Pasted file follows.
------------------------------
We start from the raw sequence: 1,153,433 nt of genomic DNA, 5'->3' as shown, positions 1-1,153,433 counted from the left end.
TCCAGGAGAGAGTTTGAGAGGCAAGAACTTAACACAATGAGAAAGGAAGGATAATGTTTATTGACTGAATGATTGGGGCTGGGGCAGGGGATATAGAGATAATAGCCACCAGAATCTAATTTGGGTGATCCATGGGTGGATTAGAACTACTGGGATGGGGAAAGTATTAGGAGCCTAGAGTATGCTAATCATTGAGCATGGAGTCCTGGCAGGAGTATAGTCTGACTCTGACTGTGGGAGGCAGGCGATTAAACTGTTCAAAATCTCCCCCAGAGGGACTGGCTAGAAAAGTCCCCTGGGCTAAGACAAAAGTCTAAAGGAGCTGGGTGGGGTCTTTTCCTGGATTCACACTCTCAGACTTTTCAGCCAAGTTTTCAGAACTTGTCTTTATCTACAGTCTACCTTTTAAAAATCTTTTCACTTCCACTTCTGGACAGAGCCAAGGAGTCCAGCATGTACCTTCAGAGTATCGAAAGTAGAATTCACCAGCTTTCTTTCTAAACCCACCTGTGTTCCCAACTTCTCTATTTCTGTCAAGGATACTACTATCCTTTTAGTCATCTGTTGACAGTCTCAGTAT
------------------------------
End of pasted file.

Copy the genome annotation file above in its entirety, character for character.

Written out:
We start from the raw sequence: 1,153,433 nt of genomic DNA, 5'->3' as shown, positions 1-1,153,433 counted from the left end.
TCCAGGAGAGAGTTTGAGAGGCAAGAACTTAACACAATGAGAAAGGAAGGATAATGTTTATTGACTGAATGATTGGGGCTGGGGCAGGGGATATAGAGATAATAGCCACCAGAATCTAATTTGGGTGATCCATGGGTGGATTAGAACTACTGGGATGGGGAAAGTATTAGGAGCCTAGAGTATGCTAATCATTGAGCATGGAGTCCTGGCAGGAGTATAGTCTGACTCTGACTGTGGGAGGCAGGCGATTAAACTGTTCAAAATCTCCCCCAGAGGGACTGGCTAGAAAAGTCCCCTGGGCTAAGACAAAAGTCTAAAGGAGCTGGGTGGGGTCTTTTCCTGGATTCACACTCTCAGACTTTTCAGCCAAGTTTTCAGAACTTGTCTTTATCTACAGTCTACCTTTTAAAAATCTTTTCACTTCCACTTCTGGACAGAGCCAAGGAGTCCAGCATGTACCTTCAGAGTATCGAAAGTAGAATTCACCAGCTTTCTTTCTAAACCCACCTGTGTTCCCAACTTCTCTATTTCTGTCAAGGATACTACTATCCTTTTAGTCATCTGTTGACAGTCTCAGTAT